You instinctively know how important it is to protect your baby, starting when you are pregnant.Â This also means you have to protect yourself.Â You have always heard radiation is bad, but do you really understand what it is or when you may be exposed?
Radiation is a kind of energy that travels through space and can go through various materials.Â There are two types: ionizing and non-ionizing.
Ionizing radiation has enough energy to cause obvious damage when passing through living matter, and is thought to be the most dangerous type.Â It is formed when unstable radioactive atoms give off radiation in the form of charged ions.Â No amount of exposure is actually safe, and it accumulates for your entire life.Â This means if you get a large amount one time it is dangerous, but so are very small amounts gradually over a long time.
Ionizing radiation can cause cancer, cell damage, affect the brain development of your baby and cause birth defects.Â Examples of where you may be exposed include airport scanners, x-rays, mammograms, CT scans, PET scans, nuclear power plant leakage, and natural sources in the environment in small amounts.Â Flying in an airplane causes some radiation exposure.
The other type of radiation is non-ionizing.Â Examples include light, microwaves, radio waves, and power lines. Â They are also known as electromagnetic fields (EMF).Â Places you may receive this type of exposure include ultrasound, MRI scans, microwave ovens, your computer, cell phone, land-based portable phones, wireless internet, electric devices, and electric wiring.
When non-ionizing radiation passes through matter, it only has enough energy for excitation.Â It is considered safer than ionizing, but is does cause biological effects. It can interfere with the functioning of the central nervous system, and it can cause heating effects and non-heating effects.Â These effects can be physiological, biochemical or behavioral changes caused to an organism, tissue or cell.Â As you can see, it is complex and still not well understood.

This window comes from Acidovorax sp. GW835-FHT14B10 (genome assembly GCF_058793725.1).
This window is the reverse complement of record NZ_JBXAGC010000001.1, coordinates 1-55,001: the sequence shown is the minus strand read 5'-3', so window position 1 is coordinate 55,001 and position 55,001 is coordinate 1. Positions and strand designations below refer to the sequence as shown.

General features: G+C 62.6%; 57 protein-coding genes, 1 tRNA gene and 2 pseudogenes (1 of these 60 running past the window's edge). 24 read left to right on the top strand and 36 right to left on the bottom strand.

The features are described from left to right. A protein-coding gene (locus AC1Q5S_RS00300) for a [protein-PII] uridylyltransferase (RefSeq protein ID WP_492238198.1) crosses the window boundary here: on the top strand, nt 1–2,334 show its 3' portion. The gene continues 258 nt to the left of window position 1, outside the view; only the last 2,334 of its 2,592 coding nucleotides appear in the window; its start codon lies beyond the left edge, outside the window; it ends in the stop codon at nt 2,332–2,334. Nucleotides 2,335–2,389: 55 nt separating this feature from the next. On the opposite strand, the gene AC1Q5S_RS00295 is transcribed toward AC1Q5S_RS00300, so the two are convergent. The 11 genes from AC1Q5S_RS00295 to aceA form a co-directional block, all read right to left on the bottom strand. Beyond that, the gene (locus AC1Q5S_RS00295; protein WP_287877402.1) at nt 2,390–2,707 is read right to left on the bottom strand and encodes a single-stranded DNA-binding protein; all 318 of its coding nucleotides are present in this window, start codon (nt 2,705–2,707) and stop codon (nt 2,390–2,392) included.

Both kinds of radiation are dangerous.Â The damage may not show up for 10 years or more, and by then it is too late. Â Children are even more sensitive to this kind of damage.
How Can You Protect Yourself and Your Unborn Child?
Avoid any unnecessary medical tests such as x-rays, CT or MRI scans.Â Always opt-out of being scanned at the airport, and avoid any unnecessary flights. Â Leave the room when a microwave oven is on, or avoid using it altogether.
For cell phones and cordless phones, the most conservative approach would be to avoid using them at all when you are pregnant.Â At least spend less time on them.Â Use the speakerphone whenever possible, or use a wired headset, ideally an air tube type.Â Avoid calls inside buildings and vehicles, and only make calls where reception is good (full bars).Â Also, limit your exposure to WiFi. Â It is much safer to use an Ethernet cable.
Your body usually does an excellent job of protecting your baby from small amounts of radiation, and usually no harm is done that we can detect.Â But there is much we do not understand and do not know how to look for.Â Because of this, it is important to avoid radiation whenever possible, and to do this you must understand how you may be exposed.Â Then you can decide if the benefits outweigh the risks.Â Ultimately this is your informed decision.